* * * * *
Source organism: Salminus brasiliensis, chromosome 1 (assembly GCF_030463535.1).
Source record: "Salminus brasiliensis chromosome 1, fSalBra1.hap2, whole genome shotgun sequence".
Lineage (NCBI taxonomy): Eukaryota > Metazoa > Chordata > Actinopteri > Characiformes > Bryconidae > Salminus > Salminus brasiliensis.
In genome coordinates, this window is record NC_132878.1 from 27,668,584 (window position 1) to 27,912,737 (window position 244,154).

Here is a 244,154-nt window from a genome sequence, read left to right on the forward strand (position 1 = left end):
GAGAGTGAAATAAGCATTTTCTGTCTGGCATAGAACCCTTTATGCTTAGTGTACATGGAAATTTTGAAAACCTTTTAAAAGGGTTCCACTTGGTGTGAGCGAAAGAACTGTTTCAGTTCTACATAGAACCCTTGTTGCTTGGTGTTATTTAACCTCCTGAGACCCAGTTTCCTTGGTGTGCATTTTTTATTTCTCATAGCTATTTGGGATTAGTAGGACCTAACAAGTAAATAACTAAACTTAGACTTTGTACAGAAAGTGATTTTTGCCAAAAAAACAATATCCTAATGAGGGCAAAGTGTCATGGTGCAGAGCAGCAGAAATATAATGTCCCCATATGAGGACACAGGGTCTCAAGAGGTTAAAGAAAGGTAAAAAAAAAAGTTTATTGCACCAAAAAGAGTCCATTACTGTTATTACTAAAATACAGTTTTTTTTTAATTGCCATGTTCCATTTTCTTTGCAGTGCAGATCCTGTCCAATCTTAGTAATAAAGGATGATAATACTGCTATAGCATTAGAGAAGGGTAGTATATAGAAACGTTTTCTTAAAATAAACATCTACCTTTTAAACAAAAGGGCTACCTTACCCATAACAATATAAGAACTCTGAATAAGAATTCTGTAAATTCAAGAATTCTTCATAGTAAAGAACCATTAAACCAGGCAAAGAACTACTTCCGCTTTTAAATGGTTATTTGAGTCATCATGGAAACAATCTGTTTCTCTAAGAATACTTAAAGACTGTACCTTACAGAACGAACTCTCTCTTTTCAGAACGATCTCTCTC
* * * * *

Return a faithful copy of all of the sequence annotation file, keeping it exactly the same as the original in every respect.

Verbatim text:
Source organism: Salminus brasiliensis, chromosome 1 (assembly GCF_030463535.1).
Source record: "Salminus brasiliensis chromosome 1, fSalBra1.hap2, whole genome shotgun sequence".
Lineage (NCBI taxonomy): Eukaryota > Metazoa > Chordata > Actinopteri > Characiformes > Bryconidae > Salminus > Salminus brasiliensis.
In genome coordinates, this window is record NC_132878.1 from 27,668,584 (window position 1) to 27,912,737 (window position 244,154).

Here is a 244,154-nt window from a genome sequence, read left to right on the forward strand (position 1 = left end):
GAGAGTGAAATAAGCATTTTCTGTCTGGCATAGAACCCTTTATGCTTAGTGTACATGGAAATTTTGAAAACCTTTTAAAAGGGTTCCACTTGGTGTGAGCGAAAGAACTGTTTCAGTTCTACATAGAACCCTTGTTGCTTGGTGTTATTTAACCTCCTGAGACCCAGTTTCCTTGGTGTGCATTTTTTATTTCTCATAGCTATTTGGGATTAGTAGGACCTAACAAGTAAATAACTAAACTTAGACTTTGTACAGAAAGTGATTTTTGCCAAAAAAACAATATCCTAATGAGGGCAAAGTGTCATGGTGCAGAGCAGCAGAAATATAATGTCCCCATATGAGGACACAGGGTCTCAAGAGGTTAAAGAAAGGTAAAAAAAAAAGTTTATTGCACCAAAAAGAGTCCATTACTGTTATTACTAAAATACAGTTTTTTTTTAATTGCCATGTTCCATTTTCTTTGCAGTGCAGATCCTGTCCAATCTTAGTAATAAAGGATGATAATACTGCTATAGCATTAGAGAAGGGTAGTATATAGAAACGTTTTCTTAAAATAAACATCTACCTTTTAAACAAAAGGGCTACCTTACCCATAACAATATAAGAACTCTGAATAAGAATTCTGTAAATTCAAGAATTCTTCATAGTAAAGAACCATTAAACCAGGCAAAGAACTACTTCCGCTTTTAAATGGTTATTTGAGTCATCATGGAAACAATCTGTTTCTCTAAGAATACTTAAAGACTGTACCTTACAGAACGAACTCTCTCTTTTCAGAACGATCTCTCTC